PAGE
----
Watching and Waiting
Watercolour heightened with bodycolour; signed. Once labelled with title (since lost)
17 x 12 inches
Marks' dry and piquant humour endeared him to his friends and fellow artists. He was a frequent visitor to London Zoo, 'painting poultry' as a fellow RA put it. Marks wrote, 'I hope I may be excused, and not held too eccentric, in preferring to converse with a parrot for one hour, rather than with a politician for two'. In 1909, the critic Gleeson White prophesied that 'It would not be astonishing if [his pictures] retained the respect of future collectors long after many far more ambitious contemporary works ceased to charm'. The birds are Grey Crowned Cranes, or African Cranes, about a metre high.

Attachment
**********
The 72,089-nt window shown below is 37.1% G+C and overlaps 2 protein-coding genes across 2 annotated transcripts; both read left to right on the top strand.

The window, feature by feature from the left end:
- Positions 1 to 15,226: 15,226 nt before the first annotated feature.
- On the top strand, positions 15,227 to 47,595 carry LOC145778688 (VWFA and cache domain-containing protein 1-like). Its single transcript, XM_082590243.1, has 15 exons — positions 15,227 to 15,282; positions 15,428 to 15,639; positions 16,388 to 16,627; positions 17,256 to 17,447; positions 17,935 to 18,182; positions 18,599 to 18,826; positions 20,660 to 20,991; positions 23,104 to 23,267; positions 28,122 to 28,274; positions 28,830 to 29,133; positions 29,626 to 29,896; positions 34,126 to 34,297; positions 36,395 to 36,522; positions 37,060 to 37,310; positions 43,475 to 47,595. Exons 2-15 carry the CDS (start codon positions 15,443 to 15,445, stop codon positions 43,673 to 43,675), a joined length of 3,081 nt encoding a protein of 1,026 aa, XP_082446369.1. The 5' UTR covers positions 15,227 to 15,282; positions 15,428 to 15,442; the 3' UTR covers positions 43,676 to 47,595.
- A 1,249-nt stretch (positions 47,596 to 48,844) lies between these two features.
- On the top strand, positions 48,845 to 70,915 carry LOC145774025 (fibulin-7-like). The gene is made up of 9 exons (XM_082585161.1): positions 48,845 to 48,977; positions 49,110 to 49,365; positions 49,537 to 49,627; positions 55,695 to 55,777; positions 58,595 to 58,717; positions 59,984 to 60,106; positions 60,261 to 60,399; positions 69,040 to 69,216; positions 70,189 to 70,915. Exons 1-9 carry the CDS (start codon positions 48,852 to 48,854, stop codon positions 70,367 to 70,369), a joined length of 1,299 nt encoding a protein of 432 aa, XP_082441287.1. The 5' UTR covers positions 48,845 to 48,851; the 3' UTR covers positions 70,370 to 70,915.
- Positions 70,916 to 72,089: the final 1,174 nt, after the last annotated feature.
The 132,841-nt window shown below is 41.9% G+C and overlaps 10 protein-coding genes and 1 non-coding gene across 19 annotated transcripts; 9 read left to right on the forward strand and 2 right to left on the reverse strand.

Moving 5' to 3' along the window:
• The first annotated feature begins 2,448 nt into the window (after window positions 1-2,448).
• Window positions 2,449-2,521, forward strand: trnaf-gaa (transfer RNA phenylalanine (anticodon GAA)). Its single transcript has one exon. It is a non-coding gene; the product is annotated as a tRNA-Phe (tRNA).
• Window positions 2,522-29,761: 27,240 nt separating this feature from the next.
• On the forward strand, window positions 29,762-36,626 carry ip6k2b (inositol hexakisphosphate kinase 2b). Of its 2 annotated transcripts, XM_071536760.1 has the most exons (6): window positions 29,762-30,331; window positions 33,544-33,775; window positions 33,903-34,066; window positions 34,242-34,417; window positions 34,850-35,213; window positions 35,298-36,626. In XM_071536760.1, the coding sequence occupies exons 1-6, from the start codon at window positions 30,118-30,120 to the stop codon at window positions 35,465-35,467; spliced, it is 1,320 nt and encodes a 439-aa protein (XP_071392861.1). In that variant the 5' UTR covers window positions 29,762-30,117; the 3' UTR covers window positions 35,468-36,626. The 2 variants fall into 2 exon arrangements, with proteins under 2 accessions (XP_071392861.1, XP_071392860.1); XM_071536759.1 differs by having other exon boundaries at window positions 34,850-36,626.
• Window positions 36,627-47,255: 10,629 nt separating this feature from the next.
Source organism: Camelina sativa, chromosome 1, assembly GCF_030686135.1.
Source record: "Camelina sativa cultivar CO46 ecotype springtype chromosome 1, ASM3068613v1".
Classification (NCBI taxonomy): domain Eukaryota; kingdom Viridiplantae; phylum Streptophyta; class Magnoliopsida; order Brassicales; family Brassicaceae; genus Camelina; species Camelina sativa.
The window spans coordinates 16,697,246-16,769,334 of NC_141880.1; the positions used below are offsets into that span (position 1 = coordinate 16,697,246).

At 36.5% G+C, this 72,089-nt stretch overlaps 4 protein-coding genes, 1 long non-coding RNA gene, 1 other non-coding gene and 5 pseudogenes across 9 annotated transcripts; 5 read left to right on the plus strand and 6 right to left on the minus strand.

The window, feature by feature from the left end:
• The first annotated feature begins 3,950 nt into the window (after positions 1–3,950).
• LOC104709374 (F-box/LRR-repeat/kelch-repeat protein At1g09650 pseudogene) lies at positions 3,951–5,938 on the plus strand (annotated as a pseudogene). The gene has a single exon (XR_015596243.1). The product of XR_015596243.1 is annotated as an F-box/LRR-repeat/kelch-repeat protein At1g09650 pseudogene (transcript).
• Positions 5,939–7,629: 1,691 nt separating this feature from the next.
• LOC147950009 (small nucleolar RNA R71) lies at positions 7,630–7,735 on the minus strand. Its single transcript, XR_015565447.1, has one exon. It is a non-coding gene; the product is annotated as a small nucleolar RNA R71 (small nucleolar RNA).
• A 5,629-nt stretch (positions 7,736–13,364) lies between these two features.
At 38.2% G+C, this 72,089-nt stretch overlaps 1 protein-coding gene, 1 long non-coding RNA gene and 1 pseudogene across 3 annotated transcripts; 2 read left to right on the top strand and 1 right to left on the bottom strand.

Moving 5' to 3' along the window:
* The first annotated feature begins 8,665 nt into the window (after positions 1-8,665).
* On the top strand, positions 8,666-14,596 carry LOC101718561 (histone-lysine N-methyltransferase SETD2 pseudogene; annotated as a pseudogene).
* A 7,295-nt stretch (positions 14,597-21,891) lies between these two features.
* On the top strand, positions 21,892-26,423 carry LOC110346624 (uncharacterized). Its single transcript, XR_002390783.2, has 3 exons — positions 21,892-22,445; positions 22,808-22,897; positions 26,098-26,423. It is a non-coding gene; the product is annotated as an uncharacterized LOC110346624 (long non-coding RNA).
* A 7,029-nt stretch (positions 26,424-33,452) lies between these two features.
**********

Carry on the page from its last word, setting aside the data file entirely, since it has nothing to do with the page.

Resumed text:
In 1877 the Duke of Westminster, to whom Marks had been introduced by the architect Alfred Waterhouse, commissioned Marks to paint a series of 12 panels of birds (including African Cranes) for a drawing room at Eaton Hall in Cheshire. Marks saw the project as 'a fairy garden, an ornithological Walhalla, where no bird quarrels with another, it is content with the climate, conditions, and surroundings of its present abode - an abode where food is always present without the trouble of seeking it'. The walls were covered with grey velvet by Gertrude Jekyll. The recurrent motif in the background of all twelve paintings is a low wall four courses of stone high, and it is likely that this watercolour in some way connects to that project. The identity of the lady is not known; it was unusual for Marks to paint human figures in his pictures (he preferred birds), but she has a strong resemblance to Lady Elizabeth Harriet Grosvenor, the Duke's eldest daughter, who became the Marchioness of Ormonde on her marriage in 1876. Her husband the Marquess was Commodore of the Royal Yacht Squadron and patron of the Dublin Swimming Club, and it is possible that she is watching and waiting for him.